“Feel It Still,” with its inescapable “Please Mr. Postman” melody and falsetto hook, has become an atom bomb hit for Alaska-grown rock band Portugal. The Man.
While closely tied to their current hometown of Portland, the band’s DNA is in the back roads of Knik-Goose Bay and the halls of Wasilla High. Today, they capped a star-making year with a Grammy nomination for best pop duo/group performance.
I’m an unabashed fan – go listen to “In the Mountain in the Cloud” from start to finish and you will be too – and couldn’t resist taking the opportunity to talk to Portugal lead singer/guitarist John Gourley tonight about their breakout year.
Here are excerpts from the impromptu Skype interview, edited for length and clarity.
KTUU: In Alaska, there’s a lot of turnover. There’s probably a lot of kids here listing to your music and don’t really know your history here ...
JOHN GOURLEY: My mom and dad, John and Jennifer Gourley, both dog sled mushers. They ran the Iditarod together. We grew up with a generator. Out Knik Road, when it was Knik Road, not Knik Goose-Bay.
I remember in the winter my mom out there, fixing that generator. Our diesel generator when it would break down. And dealing with the cold and the beluga whales in the Cook Inlet that would come up every year.
I guess we kind of overcame a lot coming from Alaska, but at the same time we have so much inspiration up there, that it’s hard to not be excited about everything we get to see when we’re out there. We get to travel the world. We were in Paris just a week ago, and I would have never thought that growing up. I would have never expected that.>
They say success has a lot of fathers and so I know everyone wants to claim you guys, but I’ve always felt Alaska was part of your DNA. …
Oh 100 percent. It’s such a huge part of us. We’ve been in Portland for awhile now. But it’s still, when I go back to Wasilla, that’s like where I write music. When I’m out in Willow, that’s when I write music.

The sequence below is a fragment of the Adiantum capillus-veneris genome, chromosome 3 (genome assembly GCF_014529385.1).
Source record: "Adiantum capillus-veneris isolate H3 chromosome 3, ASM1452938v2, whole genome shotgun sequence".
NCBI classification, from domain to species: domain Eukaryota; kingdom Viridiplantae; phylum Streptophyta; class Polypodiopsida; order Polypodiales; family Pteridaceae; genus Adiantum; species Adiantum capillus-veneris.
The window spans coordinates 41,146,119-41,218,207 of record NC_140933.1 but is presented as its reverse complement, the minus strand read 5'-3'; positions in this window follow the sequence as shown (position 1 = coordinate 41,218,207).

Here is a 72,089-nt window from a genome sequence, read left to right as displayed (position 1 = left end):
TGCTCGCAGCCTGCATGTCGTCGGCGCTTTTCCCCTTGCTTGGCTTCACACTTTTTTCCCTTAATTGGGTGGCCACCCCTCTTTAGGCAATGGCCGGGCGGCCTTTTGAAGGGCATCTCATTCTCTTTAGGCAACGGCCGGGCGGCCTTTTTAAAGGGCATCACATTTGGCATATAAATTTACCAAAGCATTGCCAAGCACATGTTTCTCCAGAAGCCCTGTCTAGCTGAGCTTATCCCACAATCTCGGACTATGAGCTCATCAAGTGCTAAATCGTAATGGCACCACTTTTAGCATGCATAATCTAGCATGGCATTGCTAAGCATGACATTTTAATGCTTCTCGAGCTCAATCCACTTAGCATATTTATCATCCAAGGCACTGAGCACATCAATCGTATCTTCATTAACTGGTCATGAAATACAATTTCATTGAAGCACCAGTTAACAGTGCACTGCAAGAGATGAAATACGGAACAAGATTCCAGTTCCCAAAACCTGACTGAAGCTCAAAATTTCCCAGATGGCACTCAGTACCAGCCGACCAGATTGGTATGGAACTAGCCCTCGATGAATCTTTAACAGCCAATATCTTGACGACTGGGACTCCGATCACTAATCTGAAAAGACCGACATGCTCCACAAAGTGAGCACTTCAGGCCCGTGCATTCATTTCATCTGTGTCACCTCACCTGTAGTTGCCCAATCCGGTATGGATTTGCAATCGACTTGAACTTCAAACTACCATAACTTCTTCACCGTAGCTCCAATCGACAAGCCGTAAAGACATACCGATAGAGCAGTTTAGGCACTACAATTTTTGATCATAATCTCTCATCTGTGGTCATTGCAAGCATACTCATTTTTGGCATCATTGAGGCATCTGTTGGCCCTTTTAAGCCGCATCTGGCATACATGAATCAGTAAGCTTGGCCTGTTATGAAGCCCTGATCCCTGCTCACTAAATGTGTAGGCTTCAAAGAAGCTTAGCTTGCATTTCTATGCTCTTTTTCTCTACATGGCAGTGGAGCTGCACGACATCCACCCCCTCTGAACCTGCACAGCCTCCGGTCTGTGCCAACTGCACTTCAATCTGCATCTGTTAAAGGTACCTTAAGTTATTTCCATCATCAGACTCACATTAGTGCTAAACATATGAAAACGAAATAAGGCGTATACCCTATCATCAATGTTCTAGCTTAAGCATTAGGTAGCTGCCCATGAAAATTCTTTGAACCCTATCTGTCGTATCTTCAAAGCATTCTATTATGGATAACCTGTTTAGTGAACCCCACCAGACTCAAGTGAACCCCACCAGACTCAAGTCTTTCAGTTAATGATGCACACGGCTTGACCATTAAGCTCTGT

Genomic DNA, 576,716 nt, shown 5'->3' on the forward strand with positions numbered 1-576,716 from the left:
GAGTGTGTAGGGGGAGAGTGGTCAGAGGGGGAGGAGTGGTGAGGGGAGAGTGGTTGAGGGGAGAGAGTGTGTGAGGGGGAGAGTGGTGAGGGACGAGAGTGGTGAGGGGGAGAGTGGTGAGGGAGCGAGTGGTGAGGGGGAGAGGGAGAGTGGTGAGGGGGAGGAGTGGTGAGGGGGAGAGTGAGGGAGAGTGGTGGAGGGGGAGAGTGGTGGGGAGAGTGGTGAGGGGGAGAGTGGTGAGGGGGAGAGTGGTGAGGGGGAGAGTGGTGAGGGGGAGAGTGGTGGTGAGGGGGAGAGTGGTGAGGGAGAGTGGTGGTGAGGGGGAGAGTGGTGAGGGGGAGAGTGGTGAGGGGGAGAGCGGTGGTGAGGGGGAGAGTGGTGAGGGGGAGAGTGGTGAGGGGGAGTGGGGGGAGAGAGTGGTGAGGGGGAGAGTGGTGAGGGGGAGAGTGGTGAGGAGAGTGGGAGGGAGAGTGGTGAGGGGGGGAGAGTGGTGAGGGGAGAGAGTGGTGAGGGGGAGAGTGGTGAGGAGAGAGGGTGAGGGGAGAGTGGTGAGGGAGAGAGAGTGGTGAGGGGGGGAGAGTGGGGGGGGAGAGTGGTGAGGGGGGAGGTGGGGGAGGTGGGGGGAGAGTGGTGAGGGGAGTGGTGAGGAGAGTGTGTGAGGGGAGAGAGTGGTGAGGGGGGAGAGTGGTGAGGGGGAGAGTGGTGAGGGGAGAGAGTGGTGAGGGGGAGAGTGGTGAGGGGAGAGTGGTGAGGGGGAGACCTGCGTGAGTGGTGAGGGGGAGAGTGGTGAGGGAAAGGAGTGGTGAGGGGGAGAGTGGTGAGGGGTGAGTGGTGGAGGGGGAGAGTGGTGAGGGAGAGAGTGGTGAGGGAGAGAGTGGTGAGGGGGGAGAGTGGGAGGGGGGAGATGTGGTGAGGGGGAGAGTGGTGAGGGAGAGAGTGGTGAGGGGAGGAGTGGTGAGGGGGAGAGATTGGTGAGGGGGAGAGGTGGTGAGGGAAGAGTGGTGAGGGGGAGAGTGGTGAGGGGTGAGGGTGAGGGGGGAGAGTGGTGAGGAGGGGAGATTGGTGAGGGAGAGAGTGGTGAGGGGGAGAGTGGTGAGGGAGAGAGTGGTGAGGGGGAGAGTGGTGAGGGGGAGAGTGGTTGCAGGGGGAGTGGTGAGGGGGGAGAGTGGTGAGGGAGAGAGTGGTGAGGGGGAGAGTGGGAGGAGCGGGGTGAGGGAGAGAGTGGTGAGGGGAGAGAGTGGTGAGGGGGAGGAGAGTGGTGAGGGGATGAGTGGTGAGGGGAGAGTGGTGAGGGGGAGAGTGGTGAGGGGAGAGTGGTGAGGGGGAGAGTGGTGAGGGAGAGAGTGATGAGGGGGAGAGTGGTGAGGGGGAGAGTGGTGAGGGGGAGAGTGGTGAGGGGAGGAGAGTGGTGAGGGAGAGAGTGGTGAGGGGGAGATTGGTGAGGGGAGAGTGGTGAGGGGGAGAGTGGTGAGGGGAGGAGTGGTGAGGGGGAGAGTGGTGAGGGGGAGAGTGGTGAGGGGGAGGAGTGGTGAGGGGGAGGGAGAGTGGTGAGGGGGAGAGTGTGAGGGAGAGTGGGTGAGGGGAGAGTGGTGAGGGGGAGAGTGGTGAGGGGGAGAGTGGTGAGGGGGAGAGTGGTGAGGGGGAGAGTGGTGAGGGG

And so many of these songs have come together, whether it’s directly written in Alaska, its written about our times in Alaska. And F’eel it Still’ is no different. We lived out in Trapper Creek and I remember those two-hour drives to get groceries and we’d listen to Mister Postman on the radio, and that’s kind of what we were paying homage to when we wrote that song.
… Listening to 97.3, KOOL FM, driving into town.
Have you talked to your mom today?
Yeah I talked to my mom! Those are the calls I made.
I kind of expected the Grammy nomination (given the success of the song.) Did you?
I can’t say that we expected. I mean, it’s just one of those things. It’s the Grammys. There’s so many politics involved. You can say, ‘This song was everywhere,’ but you just kind of never know.
It was a pretty crazy thing to wake up this morning and have a 100 unread text messages just sitting there when I got up. I totally forgot that the Grammy announcement was today. I looked at my phone and said, ‘Well, that’s broken. I’m not going to touch that for the rest of the day.”
Did you allow yourself to think about the Grammys over the years, did it seem in the realm of possibility?
I feel like there’s some things that you can kind of will to happen. Every time we make a record, we just feel like lets make the best music we can. That’s really all you can do at the end of the day. Make the best music you can, and hope that it translates to a bigger audience. And this is just one of those songs that for whatever reason it’s worked in that way.
It’s been really cool man. I love seeing kids dance to the song. And like, just the amount of times its been shared. Different people covering it. Different people dancing to it. That’s all I want to see is people having fun with the music.
Thanks for talking with us!
… I want to give a shoutout to all the villages and all the Native Alaskans and everyone who has inspired us along the way.